5747. Is not this it in which my lord drinketh? That this signifies that the interior truth with them was received from the celestial, is evident from the signification of a "cup," which is meant by "this in which my lord drinketh," as being interior truth (see n. 5736); and from the representation of Joseph, who is here "my lord," as being the celestial of the spiritual (n. 5307, 5331, 5332), here the celestial, because interior truth is treated of, which is spiritual and proceeds from the celestial. That it was received is signified by the cup being placed at Joseph's command in the mouth of Benjamin's bag.
 They are accused as if they had taken the cup. The reason why they were so accused, although the cup had been placed there, is plain from the internal sense, which is this. The truth which is bestowed by the Lord is first received as if it were not bestowed; for before regeneration the man supposes that he procures truth for himself, and so long as he supposes this he is in spiritual theft. To claim good and truth to oneself, and to attribute them to oneself for righteousness and merit, is to take away from the Lord that which is His (see n. 2609, 4174, 5135). It was in order that this might be represented, that this thing was done by Joseph; but still their being accused of theft was in order that conjunction might be effected, for until man has been regenerated he cannot but so believe. He does indeed say with his lips from doctrine that all the truth of faith and good of charity are from the Lord, yet he does not believe it until faith has been implanted in good, when for the first time he acknowledges it from the heart.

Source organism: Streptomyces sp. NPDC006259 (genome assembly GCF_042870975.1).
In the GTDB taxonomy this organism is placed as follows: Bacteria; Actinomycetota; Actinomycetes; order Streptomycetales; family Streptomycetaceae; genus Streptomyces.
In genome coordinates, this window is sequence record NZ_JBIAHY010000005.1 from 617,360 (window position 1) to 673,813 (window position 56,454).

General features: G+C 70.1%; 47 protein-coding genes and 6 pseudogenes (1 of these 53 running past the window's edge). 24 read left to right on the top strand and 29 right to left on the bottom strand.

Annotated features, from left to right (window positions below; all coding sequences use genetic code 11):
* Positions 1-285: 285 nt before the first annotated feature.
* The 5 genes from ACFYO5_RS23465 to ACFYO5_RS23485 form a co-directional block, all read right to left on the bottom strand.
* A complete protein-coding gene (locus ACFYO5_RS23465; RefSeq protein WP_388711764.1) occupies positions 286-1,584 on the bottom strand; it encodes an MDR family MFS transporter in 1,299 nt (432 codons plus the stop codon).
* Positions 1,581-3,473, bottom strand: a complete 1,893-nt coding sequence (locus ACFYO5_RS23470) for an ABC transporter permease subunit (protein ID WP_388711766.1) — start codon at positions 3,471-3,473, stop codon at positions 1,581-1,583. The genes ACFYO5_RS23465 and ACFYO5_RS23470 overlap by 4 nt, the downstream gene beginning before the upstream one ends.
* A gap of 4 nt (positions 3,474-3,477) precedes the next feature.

Confession from doctrine is quite another thing than confession from faith. Many, even those who are not in good, can confess from doctrine, for doctrine to them is merely knowledge; but none can confess from faith except those who are in spiritual good, that is, in charity toward the neighbor. That they were accused of theft in order to bring about conjunction, is plain also from the fact that Joseph thereby brought them back to him, and kept them awhile in thought about what they had done, and that he then manifested, that is conjoined, himself to them.